Last Thursday's brutal attack on two gay men near Rittenhouse Square was slow to make traction in the news. The papers buried it under stories about casinos sixty miles away and when it found its way on television, it was wedged between the weather and puff pieces.

One of the victims suffered skull fractures, a deep laceration on the face, and has his jaw will be wired shut for eight weeks.

However, the Philadelphia Police Department and the online community took it a little less lightly. After the police released very clear video surveillance footage of ten to twelve suspects, social media proved just how little we rely on newspapers and the six o'clock news. Even more, it proved just how swift we can be when we work together.

In a matter of hours, Facebook and Twitter turned these suspects into Philadelphia's Most Wanted. The Citizens Crime Commission initially offered a $1000 reward for information on the suspects, followed by three local businesses putting a $10,000 bounty on their freedom.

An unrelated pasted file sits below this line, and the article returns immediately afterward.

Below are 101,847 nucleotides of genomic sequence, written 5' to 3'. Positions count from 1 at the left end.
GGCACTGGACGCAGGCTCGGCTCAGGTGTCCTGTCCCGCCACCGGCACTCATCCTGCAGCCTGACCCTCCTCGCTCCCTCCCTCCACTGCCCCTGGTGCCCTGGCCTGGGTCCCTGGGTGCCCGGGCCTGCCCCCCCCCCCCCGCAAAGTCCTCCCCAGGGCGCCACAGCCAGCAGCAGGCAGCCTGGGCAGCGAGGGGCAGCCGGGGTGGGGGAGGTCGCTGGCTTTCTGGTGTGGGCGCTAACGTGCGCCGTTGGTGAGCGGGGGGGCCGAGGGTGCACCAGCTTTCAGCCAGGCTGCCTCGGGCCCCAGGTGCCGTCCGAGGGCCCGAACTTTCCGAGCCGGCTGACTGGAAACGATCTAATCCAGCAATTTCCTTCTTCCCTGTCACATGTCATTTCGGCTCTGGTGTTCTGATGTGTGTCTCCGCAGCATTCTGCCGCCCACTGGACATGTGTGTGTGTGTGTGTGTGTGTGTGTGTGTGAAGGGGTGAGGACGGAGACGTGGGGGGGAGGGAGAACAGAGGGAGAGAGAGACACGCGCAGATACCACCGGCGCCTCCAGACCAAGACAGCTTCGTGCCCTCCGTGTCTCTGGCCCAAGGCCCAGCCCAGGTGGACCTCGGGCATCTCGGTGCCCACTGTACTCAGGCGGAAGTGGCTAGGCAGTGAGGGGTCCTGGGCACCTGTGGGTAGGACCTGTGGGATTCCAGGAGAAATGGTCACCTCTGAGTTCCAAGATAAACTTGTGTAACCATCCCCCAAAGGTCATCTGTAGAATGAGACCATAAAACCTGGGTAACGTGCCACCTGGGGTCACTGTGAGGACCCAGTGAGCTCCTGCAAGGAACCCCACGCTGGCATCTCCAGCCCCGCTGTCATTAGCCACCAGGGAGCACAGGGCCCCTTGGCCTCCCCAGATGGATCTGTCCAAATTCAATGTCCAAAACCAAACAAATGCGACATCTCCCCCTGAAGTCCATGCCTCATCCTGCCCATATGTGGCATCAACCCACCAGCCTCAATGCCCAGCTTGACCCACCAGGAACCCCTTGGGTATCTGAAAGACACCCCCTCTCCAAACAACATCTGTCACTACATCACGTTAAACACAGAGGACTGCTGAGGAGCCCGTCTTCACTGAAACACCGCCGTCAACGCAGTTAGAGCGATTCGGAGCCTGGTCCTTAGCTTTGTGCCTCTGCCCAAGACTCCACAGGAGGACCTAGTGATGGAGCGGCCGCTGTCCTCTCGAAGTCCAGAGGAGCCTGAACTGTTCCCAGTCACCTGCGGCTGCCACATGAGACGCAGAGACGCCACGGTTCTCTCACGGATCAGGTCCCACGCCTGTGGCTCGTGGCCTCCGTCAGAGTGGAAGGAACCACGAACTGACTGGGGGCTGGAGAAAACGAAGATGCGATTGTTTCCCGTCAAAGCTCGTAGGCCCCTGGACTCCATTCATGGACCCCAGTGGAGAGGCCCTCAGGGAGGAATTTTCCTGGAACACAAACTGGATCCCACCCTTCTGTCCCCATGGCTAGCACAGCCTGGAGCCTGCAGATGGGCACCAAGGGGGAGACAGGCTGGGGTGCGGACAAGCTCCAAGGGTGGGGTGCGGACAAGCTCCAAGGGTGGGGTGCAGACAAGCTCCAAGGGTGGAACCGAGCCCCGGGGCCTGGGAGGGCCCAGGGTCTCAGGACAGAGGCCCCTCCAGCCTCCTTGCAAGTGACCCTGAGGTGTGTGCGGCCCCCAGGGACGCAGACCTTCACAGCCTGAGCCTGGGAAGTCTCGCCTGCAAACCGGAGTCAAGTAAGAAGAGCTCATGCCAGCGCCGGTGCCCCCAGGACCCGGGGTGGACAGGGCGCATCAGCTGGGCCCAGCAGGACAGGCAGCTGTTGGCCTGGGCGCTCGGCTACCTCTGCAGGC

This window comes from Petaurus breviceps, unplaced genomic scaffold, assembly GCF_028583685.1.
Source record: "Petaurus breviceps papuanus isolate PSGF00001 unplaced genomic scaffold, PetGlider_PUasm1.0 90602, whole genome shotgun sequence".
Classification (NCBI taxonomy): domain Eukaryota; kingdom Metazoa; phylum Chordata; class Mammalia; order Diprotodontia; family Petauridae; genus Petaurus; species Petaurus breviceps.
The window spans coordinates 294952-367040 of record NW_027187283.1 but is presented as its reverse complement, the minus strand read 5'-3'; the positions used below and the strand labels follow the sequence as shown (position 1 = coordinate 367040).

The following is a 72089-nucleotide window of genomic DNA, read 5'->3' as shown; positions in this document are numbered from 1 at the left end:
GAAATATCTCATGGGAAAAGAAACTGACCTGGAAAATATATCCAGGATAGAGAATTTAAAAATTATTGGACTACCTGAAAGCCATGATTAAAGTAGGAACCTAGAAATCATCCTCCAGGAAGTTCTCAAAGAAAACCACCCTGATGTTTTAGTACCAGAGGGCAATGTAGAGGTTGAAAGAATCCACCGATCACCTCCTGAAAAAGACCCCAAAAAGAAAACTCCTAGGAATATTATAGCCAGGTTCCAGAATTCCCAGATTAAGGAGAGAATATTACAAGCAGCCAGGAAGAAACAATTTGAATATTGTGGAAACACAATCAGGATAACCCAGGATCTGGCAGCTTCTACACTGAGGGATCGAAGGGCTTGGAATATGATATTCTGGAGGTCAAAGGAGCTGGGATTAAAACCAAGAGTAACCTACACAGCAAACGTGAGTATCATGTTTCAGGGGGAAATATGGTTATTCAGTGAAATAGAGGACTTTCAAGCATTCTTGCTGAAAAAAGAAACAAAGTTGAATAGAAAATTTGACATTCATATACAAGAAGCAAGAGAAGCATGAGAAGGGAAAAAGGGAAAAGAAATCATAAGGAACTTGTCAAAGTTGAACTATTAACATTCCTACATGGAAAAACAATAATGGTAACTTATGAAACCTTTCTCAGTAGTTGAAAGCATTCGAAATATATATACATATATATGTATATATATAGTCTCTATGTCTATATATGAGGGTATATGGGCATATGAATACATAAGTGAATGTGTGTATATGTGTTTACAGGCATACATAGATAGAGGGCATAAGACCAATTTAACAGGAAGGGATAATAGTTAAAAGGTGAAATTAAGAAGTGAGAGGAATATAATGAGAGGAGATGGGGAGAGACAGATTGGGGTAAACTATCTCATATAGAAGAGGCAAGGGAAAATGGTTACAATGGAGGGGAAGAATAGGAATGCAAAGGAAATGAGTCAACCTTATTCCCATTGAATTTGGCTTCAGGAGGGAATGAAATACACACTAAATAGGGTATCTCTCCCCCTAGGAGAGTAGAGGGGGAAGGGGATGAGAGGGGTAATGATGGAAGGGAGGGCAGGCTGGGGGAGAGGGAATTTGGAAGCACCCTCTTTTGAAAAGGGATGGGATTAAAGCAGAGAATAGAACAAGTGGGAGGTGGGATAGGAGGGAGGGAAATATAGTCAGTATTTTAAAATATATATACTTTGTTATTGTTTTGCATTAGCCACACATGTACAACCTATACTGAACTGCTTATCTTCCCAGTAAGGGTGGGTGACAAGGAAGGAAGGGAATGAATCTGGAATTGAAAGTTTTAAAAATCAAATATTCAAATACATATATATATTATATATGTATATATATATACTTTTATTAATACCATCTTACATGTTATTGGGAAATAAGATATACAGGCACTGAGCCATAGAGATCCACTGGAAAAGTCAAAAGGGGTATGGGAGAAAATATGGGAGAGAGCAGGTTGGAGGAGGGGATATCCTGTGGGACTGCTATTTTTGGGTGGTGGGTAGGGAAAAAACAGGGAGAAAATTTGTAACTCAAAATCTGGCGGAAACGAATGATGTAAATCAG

For a few tense hours, ten to twelve of the tristate's worst citizens must have been shitting their pants as they watched their faces walk across surprisingly clear surveillance footage. But that's when things took a 21st Century twist and went all Justice Leaguey, virtually speaking.

Shortly after posting the video on his Twitter feed, @greggybennett, former cast member of Real Housewives of New Jersey received and posted a photograph from a "friend of a friend of a friend" that showed a group of individuals matching those in the surveillance footage.